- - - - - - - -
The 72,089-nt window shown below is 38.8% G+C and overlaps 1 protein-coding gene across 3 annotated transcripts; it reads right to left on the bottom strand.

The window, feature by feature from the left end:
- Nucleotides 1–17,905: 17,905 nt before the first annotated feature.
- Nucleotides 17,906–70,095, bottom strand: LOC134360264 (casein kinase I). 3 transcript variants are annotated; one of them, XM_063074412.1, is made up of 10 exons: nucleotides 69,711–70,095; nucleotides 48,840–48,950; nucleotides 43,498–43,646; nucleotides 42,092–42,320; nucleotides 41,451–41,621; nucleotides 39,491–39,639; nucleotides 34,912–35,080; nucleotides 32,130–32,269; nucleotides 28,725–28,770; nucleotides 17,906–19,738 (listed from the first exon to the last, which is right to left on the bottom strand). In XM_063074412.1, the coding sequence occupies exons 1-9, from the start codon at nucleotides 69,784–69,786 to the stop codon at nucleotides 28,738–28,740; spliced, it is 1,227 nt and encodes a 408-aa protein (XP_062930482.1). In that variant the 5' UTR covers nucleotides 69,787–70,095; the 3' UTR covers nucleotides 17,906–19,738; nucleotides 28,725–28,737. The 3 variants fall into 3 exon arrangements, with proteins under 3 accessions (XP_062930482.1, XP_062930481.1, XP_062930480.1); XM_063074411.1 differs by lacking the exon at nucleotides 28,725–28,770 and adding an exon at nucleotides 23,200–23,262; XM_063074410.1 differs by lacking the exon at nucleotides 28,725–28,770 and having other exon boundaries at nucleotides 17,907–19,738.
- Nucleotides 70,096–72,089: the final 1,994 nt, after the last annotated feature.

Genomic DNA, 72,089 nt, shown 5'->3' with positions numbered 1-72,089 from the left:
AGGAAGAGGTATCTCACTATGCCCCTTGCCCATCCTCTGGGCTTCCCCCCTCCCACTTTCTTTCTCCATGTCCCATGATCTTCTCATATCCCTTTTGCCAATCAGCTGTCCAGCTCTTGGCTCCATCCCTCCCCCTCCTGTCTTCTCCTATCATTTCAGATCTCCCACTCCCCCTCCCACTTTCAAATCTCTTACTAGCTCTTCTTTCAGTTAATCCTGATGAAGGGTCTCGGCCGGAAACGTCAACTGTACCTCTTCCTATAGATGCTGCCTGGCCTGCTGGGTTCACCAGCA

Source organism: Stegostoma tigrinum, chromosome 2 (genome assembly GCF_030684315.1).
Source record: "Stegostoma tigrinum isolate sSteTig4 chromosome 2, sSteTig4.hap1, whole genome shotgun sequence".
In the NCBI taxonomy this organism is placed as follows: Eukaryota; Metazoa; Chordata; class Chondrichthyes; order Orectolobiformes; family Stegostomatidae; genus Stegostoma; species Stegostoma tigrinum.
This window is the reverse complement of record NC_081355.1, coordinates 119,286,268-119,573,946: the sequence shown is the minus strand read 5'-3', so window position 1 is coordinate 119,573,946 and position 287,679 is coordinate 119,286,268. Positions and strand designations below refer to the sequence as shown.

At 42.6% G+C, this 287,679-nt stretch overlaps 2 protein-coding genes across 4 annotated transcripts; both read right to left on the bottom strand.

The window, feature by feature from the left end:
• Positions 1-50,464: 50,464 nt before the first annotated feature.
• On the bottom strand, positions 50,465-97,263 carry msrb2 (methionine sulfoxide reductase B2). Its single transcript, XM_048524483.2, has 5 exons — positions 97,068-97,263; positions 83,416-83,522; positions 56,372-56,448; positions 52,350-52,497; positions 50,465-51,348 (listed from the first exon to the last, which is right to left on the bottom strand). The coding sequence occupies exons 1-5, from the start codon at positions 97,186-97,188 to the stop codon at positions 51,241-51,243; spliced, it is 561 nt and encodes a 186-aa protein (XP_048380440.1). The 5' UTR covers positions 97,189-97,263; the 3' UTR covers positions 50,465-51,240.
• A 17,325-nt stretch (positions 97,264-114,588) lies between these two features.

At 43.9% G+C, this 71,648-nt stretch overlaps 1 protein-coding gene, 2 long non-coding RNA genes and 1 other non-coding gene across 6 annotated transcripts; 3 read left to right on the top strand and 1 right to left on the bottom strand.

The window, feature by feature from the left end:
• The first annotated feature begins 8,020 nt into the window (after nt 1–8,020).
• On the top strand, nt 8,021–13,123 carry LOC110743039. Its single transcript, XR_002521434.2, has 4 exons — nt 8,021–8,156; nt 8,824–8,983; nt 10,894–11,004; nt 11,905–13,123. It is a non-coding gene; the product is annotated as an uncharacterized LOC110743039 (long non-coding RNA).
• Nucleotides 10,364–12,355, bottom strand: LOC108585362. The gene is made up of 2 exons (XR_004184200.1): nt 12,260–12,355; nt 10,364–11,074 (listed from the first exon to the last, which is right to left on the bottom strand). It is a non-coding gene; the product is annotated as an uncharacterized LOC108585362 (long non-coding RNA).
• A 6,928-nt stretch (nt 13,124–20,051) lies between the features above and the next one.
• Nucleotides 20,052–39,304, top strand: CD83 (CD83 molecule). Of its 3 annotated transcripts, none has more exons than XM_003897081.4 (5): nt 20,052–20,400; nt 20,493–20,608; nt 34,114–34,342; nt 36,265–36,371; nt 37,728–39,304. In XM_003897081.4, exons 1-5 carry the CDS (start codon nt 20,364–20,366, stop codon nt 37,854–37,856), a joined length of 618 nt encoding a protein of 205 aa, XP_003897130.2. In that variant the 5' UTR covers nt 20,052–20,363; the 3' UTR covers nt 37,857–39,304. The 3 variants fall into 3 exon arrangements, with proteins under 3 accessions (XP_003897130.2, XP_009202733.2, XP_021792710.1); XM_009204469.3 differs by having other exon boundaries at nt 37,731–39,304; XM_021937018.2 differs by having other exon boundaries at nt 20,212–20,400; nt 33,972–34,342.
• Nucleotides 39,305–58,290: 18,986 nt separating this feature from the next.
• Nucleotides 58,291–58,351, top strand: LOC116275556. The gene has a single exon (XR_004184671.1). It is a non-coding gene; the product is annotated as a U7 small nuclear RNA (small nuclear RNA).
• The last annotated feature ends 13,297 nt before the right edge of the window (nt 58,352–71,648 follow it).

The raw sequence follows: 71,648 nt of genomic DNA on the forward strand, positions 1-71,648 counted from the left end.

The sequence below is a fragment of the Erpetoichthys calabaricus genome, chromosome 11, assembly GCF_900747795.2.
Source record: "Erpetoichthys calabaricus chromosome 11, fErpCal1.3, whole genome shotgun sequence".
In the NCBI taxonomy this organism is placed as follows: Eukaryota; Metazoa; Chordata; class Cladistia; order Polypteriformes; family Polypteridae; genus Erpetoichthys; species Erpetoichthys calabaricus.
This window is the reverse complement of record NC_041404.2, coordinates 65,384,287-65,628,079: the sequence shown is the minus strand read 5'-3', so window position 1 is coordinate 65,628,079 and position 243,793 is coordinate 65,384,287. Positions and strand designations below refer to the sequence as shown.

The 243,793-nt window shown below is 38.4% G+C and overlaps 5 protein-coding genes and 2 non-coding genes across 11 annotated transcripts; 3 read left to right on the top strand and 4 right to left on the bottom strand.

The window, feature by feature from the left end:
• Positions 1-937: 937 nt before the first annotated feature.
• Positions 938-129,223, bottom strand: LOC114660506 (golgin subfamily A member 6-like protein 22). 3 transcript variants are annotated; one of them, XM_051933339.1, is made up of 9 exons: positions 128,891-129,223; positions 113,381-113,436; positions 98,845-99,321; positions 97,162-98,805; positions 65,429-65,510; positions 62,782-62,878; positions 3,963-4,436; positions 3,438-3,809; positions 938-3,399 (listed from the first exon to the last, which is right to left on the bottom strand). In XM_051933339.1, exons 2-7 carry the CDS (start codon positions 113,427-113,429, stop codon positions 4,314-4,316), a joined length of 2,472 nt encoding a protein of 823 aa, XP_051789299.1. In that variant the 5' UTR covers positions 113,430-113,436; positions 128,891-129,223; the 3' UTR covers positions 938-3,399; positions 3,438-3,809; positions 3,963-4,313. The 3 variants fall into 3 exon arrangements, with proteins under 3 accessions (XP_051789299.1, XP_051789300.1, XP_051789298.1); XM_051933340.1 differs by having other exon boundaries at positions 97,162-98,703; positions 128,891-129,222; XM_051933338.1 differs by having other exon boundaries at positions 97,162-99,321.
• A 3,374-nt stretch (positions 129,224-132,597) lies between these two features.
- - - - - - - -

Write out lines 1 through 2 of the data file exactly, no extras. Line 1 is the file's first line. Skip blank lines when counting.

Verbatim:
The 72,089-nt window shown below is 38.8% G+C and overlaps 1 protein-coding gene across 3 annotated transcripts; it reads right to left on the bottom strand.

The window, feature by feature from the left end: